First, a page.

The provision of housing was one of the most important tasks, and architects were charged with designing the framework of the new Folkhem — the “people’s home.” The radical transition from scarcity to economic security, from countryside to neighborhood centers, from craft to industry, won international acclaim.
In the arts and crafts, under the leadership of textile designer Elsa Gullberg and the Swedish Society of Crafts and Design, artists and manufacturers began to collaborate in an effort to increase the aesthetic quality of industrial products, placing a decidedly national stamp on goods mass-produced for the international market.
Objects for everyday use, such as Bruno Mathsson’s bentwood furniture, also reflected this climate of social experimentation. Consumer goods were designed to be functional and widely affordable but also aesthetically pleasing, exemplifying the democratic notion in Sweden that everyone was entitled to beauty in daily life.
“Swedish Modernism” as a concept was launched at the New York World’s Fair in 1939, with a persuasive program that placed the potential of design in a broader context. The blond Swedish style evoked an enthusiastic response from international audiences, a response still echoed in the contemporary world of design.
Young Swedish photographers such as Arne Wahlberg imported to Sweden the new, objective style they had learned in Germany, and frequently put their talents to work for Swedish industry, again imbuing industry with a national aesthetic. The exhibition focuses on the photographers who captured the progress of modern society in their pictures of sport, new technology, architecture and film stars, but also on those who portrayed a society that would soon belong to history, a society caught between rural tradition and modern urban living.
By the 1960s, Sweden saw a new generation of architects, artists and designers rebel against the social, cultural and political confines of a modernist program. Scandinavian style — the prevailing identity of the 1950s characterized by elegant, harmonious proportions and an almost perfectionist treatment of material — was simultaneously called into question. The final part of the exhibition illustrates a number of the interactions between artistic disciplines that took place after World War II. These interactions, together with examples of work by pioneers in Swedish industrial design, re-create the dynamic atmosphere of the 1950s.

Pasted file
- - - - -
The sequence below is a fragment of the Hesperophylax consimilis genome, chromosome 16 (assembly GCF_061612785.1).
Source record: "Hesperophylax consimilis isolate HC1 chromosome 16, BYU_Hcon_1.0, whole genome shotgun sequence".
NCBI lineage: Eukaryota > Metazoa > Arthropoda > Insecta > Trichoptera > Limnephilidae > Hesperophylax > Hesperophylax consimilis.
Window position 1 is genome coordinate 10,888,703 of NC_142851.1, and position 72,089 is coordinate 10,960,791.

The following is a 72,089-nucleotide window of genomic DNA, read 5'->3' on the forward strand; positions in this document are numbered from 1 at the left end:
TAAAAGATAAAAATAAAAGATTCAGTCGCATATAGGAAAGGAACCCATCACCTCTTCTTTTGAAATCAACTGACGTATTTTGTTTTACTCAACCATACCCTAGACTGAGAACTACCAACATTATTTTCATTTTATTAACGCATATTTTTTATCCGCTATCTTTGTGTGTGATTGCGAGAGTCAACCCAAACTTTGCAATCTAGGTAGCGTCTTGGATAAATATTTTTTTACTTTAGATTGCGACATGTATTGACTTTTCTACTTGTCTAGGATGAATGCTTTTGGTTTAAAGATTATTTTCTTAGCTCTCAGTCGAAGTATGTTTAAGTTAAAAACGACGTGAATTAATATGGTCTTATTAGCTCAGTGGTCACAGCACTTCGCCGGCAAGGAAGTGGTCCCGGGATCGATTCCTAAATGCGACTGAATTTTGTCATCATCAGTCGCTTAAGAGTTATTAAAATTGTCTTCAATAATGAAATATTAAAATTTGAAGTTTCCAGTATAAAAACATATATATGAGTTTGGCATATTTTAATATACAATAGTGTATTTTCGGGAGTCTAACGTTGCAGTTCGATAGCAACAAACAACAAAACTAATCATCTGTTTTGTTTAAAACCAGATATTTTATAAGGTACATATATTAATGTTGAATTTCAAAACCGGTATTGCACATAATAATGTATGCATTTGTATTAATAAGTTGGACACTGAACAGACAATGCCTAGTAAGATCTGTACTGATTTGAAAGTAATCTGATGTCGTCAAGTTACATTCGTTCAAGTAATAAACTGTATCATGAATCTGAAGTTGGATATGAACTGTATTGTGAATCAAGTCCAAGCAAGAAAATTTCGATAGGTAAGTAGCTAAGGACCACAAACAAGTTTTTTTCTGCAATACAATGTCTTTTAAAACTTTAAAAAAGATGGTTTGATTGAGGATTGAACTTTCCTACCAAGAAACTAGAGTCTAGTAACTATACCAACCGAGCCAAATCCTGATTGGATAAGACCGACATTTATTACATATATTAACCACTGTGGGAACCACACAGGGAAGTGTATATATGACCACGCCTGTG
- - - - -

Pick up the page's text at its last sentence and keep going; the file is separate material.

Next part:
“Utopia & Reality: Modernity in Sweden, 1900-1960” includes 200 classic works of Swedish modernism, including avant-garde painting ranging from expressionism, abstraction and occultism to Gösta Adrian-Nilsson’s futurist-expressionist paintings; paintings by Matisse’s pupils Isaac Grünewald and Sigrid Hjertén; premodern paintings by August Strindberg and Hilma af Klint; furniture designs by Erik Gunnar Asplund, Bruno Mathsson, and Josef Frank; Viking Eggeling’s abstract film Diagonal Symphony (1924); Albin Amelin’s anti-Nazi prints and paintings; glass by Edward Hald; graphic design by Anders Beckman and Olle Eksell; architectural drawings by Asplund and Sigurd Lewerentz; textiles designed by Ingegerd Torhamm and Astrid Sampe; and industrial designs by Sixten Sason and Sigvard Bernadotte.
The exhibition sheds light on the perspective of the artists — the Bohemians, the designers in the service of society, art engineers, architects, social planners and radical visionaries. The exhibition also presents the work of a large number of women artists, illuminating their understanding of the art of the new era and prompting a discussion about the situation of women in general.
“Utopia & Reality: Modernity in Sweden, 1900-1960” is curated by Cecilia Widenheim of the Moderna Museet, Stockholm, in collaboration with Eva Rudberg, Arkitekturmuseet, and Cilla Robach, Nationalmuseum Stockholm.
The Bard Graduate Center has complemented its presentation of the exhibition with a range of educational programs including lectures, film screenings, tours and special programs for children, families and senior citizens.
The Bard Graduate Center is at 18 West 86th Street. For information, 212-501-3000.